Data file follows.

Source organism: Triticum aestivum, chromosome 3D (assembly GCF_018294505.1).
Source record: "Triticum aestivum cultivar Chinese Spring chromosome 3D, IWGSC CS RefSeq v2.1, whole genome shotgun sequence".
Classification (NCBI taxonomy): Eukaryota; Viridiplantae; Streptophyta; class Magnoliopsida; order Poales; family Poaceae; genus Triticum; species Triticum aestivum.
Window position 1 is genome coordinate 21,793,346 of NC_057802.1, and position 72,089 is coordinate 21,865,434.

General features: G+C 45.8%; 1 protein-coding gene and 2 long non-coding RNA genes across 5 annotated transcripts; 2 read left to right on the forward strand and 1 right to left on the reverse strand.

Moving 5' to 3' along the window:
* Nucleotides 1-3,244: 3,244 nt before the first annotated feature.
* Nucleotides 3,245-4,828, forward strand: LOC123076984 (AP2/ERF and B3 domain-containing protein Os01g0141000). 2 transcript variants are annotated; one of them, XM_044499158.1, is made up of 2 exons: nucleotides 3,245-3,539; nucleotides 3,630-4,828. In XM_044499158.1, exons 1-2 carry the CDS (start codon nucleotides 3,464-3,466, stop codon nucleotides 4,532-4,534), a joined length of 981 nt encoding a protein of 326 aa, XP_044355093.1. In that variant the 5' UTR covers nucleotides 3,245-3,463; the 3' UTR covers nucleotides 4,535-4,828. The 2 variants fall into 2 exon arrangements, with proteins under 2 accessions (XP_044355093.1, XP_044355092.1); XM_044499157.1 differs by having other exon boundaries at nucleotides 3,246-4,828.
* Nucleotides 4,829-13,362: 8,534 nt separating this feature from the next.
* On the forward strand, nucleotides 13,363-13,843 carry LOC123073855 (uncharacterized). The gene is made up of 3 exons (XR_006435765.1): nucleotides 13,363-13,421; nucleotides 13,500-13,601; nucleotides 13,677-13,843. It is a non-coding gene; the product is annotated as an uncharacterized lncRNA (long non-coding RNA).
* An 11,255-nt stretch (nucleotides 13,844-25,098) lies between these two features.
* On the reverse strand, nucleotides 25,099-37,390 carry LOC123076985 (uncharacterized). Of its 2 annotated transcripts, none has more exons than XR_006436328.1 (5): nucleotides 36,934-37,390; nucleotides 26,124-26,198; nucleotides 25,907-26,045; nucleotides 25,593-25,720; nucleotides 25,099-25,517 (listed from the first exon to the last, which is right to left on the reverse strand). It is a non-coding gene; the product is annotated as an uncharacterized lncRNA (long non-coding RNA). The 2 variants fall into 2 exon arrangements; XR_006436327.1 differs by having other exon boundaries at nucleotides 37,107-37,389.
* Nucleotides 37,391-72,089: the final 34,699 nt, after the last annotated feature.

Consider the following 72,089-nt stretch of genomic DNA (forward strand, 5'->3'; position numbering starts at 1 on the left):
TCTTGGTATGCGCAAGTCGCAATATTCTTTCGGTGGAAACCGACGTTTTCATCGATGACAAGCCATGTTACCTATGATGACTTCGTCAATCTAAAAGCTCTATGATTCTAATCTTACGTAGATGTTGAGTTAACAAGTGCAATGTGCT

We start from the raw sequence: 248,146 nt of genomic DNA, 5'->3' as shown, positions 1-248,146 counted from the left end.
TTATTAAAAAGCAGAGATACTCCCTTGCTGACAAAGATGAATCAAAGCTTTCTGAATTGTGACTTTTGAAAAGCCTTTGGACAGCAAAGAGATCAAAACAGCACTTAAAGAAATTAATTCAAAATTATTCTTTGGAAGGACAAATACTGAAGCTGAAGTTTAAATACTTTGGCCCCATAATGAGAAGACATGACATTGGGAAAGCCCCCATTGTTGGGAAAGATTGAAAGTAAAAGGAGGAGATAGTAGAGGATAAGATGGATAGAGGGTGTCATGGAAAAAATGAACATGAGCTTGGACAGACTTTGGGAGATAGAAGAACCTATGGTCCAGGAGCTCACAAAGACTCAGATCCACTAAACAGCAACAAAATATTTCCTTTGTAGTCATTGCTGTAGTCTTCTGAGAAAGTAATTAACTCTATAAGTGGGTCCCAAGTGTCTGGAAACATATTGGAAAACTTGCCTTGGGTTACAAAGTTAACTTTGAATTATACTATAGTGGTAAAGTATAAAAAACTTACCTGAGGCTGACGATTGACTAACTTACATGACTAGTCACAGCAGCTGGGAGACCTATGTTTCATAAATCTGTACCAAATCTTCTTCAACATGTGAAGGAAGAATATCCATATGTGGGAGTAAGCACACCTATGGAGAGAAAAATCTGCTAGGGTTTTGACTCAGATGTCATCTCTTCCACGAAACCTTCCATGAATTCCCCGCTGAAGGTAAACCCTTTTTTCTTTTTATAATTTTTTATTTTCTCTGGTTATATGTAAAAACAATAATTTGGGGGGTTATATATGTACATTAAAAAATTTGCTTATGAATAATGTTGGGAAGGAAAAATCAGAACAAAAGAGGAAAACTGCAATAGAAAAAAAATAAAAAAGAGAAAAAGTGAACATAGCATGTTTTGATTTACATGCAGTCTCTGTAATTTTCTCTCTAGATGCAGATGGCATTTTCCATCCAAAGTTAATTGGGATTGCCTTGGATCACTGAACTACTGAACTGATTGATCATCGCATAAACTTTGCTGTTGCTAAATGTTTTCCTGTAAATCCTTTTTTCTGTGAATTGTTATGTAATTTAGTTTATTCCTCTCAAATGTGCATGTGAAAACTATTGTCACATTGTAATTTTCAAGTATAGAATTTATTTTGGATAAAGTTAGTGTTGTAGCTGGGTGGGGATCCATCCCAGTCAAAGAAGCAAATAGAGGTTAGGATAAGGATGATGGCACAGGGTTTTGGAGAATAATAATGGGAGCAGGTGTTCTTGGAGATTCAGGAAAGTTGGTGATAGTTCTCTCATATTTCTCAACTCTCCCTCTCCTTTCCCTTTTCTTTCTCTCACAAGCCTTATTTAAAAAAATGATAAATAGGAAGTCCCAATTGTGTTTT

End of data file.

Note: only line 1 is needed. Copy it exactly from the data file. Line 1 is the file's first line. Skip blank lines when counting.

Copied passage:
Source organism: Triticum aestivum, chromosome 3D (assembly GCF_018294505.1).